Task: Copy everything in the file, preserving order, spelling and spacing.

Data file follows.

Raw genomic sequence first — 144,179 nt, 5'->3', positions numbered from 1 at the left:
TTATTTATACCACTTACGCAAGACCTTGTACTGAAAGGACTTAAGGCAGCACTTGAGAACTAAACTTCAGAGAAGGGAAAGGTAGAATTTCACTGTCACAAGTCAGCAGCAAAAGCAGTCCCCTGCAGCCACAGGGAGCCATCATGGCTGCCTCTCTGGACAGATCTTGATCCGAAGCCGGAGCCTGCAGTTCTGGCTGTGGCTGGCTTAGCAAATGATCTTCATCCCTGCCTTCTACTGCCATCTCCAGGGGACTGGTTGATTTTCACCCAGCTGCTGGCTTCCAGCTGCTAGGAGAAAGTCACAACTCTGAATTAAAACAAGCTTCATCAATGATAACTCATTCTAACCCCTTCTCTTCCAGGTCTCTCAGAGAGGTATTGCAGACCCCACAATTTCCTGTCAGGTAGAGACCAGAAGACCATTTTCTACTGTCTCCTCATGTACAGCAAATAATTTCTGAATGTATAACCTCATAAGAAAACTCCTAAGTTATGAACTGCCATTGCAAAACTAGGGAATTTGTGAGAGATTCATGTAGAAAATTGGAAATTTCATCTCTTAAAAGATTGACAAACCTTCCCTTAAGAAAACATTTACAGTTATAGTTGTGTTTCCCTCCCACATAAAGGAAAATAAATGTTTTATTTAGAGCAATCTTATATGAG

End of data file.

Raw genomic sequence first — 144,179 nt, 5'->3', positions numbered from 1 at the left:
TTATTTATACCACTTACGCAAGACCTTGTACTGAAAGGACTTAAGGCAGCACTTGAGAACTAAACTTCAGAGAAGGGAAAGGTAGAATTTCACTGTCACAAGTCAGCAGCAAAAGCAGTCCCCTGCAGCCACAGGGAGCCATCATGGCTGCCTCTCTGGACAGATCTTGATCCGAAGCCGGAGCCTGCAGTTCTGGCTGTGGCTGGCTTAGCAAATGATCTTCATCCCTGCCTTCTACTGCCATCTCCAGGGGACTGGTTGATTTTCACCCAGCTGCTGGCTTCCAGCTGCTAGGAGAAAGTCACAACTCTGAATTAAAACAAGCTTCATCAATGATAACTCATTCTAACCCCTTCTCTTCCAGGTCTCTCAGAGAGGTATTGCAGACCCCACAATTTCCTGTCAGGTAGAGACCAGAAGACCATTTTCTACTGTCTCCTCATGTACAGCAAATAATTTCTGAATGTATAACCTCATAAGAAAACTCCTAAGTTATGAACTGCCATTGCAAAACTAGGGAATTTGTGAGAGATTCATGTAGAAAATTGGAAATTTCATCTCTTAAAAGATTGACAAACCTTCCCTTAAGAAAACATTTACAGTTATAGTTGTGTTTCCCTCCCACATAAAGGAAAATAAATGTTTTATTTAGAGCAATCTTATATGAG